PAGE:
Penrhyn is an Eastern Polynesian language spoken on Penrhyn atoll, part of the Northern Cook Islands in the south Pacific. Penrhyn is classified as a variety of Cook Islands Māori. In 2011 there were about 200 speakers of Penrhyn in Penrhyn atoll, and another 1,300 or so in Rarotonga, New Zealand and Australia. The language is considered endangered, as many speakers are shifting Rarotongan and English.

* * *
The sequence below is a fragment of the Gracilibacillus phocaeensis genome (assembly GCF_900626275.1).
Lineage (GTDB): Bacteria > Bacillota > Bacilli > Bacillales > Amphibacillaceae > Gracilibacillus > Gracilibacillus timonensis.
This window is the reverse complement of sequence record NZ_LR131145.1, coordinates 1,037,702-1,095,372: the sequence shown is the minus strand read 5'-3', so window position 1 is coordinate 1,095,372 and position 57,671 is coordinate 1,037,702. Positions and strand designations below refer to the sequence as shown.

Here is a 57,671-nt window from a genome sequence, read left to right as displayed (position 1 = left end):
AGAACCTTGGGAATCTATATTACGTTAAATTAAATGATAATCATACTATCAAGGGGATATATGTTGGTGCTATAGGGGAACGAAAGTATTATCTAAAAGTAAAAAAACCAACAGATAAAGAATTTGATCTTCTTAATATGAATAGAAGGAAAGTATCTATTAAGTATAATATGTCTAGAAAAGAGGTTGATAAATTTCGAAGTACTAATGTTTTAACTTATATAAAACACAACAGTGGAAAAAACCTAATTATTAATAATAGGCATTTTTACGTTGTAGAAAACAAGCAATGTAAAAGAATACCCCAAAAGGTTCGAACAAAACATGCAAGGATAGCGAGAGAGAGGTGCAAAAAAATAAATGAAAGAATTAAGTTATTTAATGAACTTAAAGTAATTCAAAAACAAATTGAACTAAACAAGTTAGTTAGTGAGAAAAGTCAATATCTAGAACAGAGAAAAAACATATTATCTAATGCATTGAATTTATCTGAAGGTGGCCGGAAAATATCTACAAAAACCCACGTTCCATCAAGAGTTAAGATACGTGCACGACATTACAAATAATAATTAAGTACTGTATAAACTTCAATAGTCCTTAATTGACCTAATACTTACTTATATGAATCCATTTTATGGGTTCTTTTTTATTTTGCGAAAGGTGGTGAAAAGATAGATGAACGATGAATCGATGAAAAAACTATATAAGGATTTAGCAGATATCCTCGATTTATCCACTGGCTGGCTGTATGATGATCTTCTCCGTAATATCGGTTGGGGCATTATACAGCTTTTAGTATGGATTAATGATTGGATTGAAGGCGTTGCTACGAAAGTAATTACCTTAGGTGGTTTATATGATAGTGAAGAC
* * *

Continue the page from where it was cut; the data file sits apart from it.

The Penrhyn language is also known as Penrhynese, Māngarongaro or Tongareva, which is the native name of Penrhyn atoll. The name Tongareva means "Tonga-in-the-skies" or "A way from the south". The name Penrhyn, which means peninsula in Welsh, comes from the name of a ship, Lady Penrhyn, which visited the atoll on 8th August 1788 under the command of William Crofton Sever. It was the first European ship to visit the atoll, and was part of the "First Fleet" of ships carrying convicts to Australia, and establishing European colonies there. The atoll was also known as Bennett Island.
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